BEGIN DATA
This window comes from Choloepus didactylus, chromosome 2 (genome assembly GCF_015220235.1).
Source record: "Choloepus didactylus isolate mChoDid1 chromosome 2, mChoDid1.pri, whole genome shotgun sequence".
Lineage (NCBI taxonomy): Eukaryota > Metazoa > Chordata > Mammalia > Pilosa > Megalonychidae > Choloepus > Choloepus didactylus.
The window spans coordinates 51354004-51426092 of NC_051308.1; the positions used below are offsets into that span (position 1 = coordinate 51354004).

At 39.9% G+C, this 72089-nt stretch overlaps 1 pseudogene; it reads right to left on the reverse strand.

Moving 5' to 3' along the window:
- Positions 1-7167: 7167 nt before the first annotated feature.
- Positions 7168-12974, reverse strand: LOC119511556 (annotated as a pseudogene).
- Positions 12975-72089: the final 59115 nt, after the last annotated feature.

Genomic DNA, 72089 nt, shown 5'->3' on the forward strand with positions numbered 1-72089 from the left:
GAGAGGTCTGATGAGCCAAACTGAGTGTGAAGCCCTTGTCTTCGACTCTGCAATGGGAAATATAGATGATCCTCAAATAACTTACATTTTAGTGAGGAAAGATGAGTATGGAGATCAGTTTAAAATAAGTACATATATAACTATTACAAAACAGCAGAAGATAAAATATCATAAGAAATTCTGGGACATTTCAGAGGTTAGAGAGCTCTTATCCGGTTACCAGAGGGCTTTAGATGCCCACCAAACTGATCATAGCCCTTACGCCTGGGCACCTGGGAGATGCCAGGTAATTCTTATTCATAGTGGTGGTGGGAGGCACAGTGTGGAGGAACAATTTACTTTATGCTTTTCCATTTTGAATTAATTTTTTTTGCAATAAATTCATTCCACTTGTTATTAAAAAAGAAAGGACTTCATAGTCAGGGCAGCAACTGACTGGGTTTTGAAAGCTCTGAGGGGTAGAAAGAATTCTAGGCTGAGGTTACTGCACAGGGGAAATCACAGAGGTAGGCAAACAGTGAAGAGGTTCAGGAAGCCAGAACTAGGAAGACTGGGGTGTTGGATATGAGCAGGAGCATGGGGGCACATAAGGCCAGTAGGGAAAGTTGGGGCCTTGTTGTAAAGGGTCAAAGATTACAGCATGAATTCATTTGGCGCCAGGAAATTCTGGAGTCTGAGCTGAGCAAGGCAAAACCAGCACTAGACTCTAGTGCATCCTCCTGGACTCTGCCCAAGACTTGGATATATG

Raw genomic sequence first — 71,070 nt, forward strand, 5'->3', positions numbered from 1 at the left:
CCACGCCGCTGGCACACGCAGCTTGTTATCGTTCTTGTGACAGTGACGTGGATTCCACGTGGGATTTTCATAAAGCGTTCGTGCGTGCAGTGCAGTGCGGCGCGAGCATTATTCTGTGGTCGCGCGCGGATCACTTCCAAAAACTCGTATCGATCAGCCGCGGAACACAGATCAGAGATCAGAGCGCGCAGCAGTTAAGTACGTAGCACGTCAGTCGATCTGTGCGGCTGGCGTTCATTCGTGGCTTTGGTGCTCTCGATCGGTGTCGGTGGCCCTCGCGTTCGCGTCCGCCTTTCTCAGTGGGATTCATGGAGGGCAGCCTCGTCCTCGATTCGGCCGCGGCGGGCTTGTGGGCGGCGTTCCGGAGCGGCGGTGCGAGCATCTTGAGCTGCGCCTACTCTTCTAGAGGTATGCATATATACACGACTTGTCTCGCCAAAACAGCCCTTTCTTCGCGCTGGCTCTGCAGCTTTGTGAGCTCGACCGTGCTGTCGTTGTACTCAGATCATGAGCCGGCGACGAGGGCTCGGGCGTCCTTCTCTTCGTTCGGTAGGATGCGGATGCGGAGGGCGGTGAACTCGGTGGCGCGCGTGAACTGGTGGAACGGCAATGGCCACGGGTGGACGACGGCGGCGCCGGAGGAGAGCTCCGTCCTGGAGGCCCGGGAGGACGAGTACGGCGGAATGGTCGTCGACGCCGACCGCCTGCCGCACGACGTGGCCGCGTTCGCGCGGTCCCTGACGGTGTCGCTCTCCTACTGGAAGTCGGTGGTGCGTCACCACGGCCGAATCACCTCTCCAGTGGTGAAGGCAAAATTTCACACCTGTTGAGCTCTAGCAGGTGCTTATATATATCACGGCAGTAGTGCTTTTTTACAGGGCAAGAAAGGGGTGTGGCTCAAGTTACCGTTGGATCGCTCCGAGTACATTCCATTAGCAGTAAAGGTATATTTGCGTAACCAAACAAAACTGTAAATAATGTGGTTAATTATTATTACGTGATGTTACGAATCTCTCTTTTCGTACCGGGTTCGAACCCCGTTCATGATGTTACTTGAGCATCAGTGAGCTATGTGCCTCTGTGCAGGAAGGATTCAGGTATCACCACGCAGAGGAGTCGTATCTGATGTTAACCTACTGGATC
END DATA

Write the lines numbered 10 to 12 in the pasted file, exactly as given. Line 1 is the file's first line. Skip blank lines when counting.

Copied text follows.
Genomic DNA, 72089 nt, shown 5'->3' on the forward strand with positions numbered 1-72089 from the left:
GAGAGGTCTGATGAGCCAAACTGAGTGTGAAGCCCTTGTCTTCGACTCTGCAATGGGAAATATAGATGATCCTCAAATAACTTACATTTTAGTGAGGAAAGATGAGTATGGAGATCAGTTTAAAATAAGTACATATATAACTATTACAAAACAGCAGAAGATAAAATATCATAAGAAATTCTGGGACATTTCAGAGGTTAGAGAGCTCTTATCCGGTTACCAGAGGGCTTTAGATGCCCACCAAACTGATCATAGCCCTTACGCCTGGGCACCTGGGAGATGCCAGGTAATTCTTATTCATAGTGGTGGTGGGAGGCACAGTGTGGAGGAACAATTTACTTTATGCTTTTCCATTTTGAATTAATTTTTTTTGCAATAAATTCATTCCACTTGTTATTAAAAAAGAAAGGACTTCATAGTCAGGGCAGCAACTGACTGGGTTTTGAAAGCTCTGAGGGGTAGAAAGAATTCTAGGCTGAGGTTACTGCACAGGGGAAATCACAGAGGTAGGCAAACAGTGAAGAGGTTCAGGAAGCCAGAACTAGGAAGACTGGGGTGTTGGATATGAGCAGGAGCATGGGGGCACATAAGGCCAGTAGGGAAAGTTGGGGCCTTGTTGTAAAGGGTCAAAGATTACAGCATGAATTCATTTGGCGCCAGGAAATTCTGGAGTCTGAGCTGAGCAAGGCAAAACCAGCACTAGACTCTAGTGCATCCTCCTGGACTCTGCCCAAGACTTGGATATATG

Raw genomic sequence first — 71,070 nt, forward strand, 5'->3', positions numbered from 1 at the left: